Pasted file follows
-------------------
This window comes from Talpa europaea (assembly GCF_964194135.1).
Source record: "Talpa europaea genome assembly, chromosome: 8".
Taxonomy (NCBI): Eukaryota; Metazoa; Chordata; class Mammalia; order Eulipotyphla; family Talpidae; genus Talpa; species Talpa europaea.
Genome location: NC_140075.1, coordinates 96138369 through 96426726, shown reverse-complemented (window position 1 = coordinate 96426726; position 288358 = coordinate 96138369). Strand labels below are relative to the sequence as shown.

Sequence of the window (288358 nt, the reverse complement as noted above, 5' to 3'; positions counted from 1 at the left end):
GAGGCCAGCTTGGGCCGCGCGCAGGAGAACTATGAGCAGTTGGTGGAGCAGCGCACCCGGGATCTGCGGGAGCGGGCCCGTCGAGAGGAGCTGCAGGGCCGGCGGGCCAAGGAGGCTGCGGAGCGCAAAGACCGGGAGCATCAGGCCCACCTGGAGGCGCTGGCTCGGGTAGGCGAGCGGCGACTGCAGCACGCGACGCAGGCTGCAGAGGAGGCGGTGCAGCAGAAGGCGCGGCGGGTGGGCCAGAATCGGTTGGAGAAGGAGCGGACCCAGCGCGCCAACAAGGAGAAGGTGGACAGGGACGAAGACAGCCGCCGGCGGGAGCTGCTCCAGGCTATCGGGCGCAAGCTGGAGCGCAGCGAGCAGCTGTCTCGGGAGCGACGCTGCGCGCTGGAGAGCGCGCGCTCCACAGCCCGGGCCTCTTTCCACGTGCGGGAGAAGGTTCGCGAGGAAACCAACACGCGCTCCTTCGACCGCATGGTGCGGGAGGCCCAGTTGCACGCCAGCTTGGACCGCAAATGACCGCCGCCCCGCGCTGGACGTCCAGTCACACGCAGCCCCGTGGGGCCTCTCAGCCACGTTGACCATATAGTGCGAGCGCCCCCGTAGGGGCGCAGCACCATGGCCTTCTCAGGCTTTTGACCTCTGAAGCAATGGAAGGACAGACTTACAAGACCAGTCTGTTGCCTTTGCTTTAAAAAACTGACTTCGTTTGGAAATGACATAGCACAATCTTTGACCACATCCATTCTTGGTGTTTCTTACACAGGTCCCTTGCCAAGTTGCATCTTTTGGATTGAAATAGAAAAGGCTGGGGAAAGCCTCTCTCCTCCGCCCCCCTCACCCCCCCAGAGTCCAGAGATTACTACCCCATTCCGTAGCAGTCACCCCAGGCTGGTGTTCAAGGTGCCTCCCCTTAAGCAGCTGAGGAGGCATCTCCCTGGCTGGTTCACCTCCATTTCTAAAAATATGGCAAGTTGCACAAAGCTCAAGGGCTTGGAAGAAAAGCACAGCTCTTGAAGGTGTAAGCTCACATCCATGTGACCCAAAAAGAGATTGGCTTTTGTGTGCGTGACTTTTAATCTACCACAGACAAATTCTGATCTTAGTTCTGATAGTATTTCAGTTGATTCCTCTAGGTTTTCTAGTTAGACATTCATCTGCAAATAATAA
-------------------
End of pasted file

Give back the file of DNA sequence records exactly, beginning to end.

This window comes from Talpa europaea (assembly GCF_964194135.1).
Source record: "Talpa europaea genome assembly, chromosome: 8".
Taxonomy (NCBI): Eukaryota; Metazoa; Chordata; class Mammalia; order Eulipotyphla; family Talpidae; genus Talpa; species Talpa europaea.
Genome location: NC_140075.1, coordinates 96138369 through 96426726, shown reverse-complemented (window position 1 = coordinate 96426726; position 288358 = coordinate 96138369). Strand labels below are relative to the sequence as shown.

Sequence of the window (288358 nt, the reverse complement as noted above, 5' to 3'; positions counted from 1 at the left end):
GAGGCCAGCTTGGGCCGCGCGCAGGAGAACTATGAGCAGTTGGTGGAGCAGCGCACCCGGGATCTGCGGGAGCGGGCCCGTCGAGAGGAGCTGCAGGGCCGGCGGGCCAAGGAGGCTGCGGAGCGCAAAGACCGGGAGCATCAGGCCCACCTGGAGGCGCTGGCTCGGGTAGGCGAGCGGCGACTGCAGCACGCGACGCAGGCTGCAGAGGAGGCGGTGCAGCAGAAGGCGCGGCGGGTGGGCCAGAATCGGTTGGAGAAGGAGCGGACCCAGCGCGCCAACAAGGAGAAGGTGGACAGGGACGAAGACAGCCGCCGGCGGGAGCTGCTCCAGGCTATCGGGCGCAAGCTGGAGCGCAGCGAGCAGCTGTCTCGGGAGCGACGCTGCGCGCTGGAGAGCGCGCGCTCCACAGCCCGGGCCTCTTTCCACGTGCGGGAGAAGGTTCGCGAGGAAACCAACACGCGCTCCTTCGACCGCATGGTGCGGGAGGCCCAGTTGCACGCCAGCTTGGACCGCAAATGACCGCCGCCCCGCGCTGGACGTCCAGTCACACGCAGCCCCGTGGGGCCTCTCAGCCACGTTGACCATATAGTGCGAGCGCCCCCGTAGGGGCGCAGCACCATGGCCTTCTCAGGCTTTTGACCTCTGAAGCAATGGAAGGACAGACTTACAAGACCAGTCTGTTGCCTTTGCTTTAAAAAACTGACTTCGTTTGGAAATGACATAGCACAATCTTTGACCACATCCATTCTTGGTGTTTCTTACACAGGTCCCTTGCCAAGTTGCATCTTTTGGATTGAAATAGAAAAGGCTGGGGAAAGCCTCTCTCCTCCGCCCCCCTCACCCCCCCAGAGTCCAGAGATTACTACCCCATTCCGTAGCAGTCACCCCAGGCTGGTGTTCAAGGTGCCTCCCCTTAAGCAGCTGAGGAGGCATCTCCCTGGCTGGTTCACCTCCATTTCTAAAAATATGGCAAGTTGCACAAAGCTCAAGGGCTTGGAAGAAAAGCACAGCTCTTGAAGGTGTAAGCTCACATCCATGTGACCCAAAAAGAGATTGGCTTTTGTGTGCGTGACTTTTAATCTACCACAGACAAATTCTGATCTTAGTTCTGATAGTATTTCAGTTGATTCCTCTAGGTTTTCTAGTTAGACATTCATCTGCAAATAATAA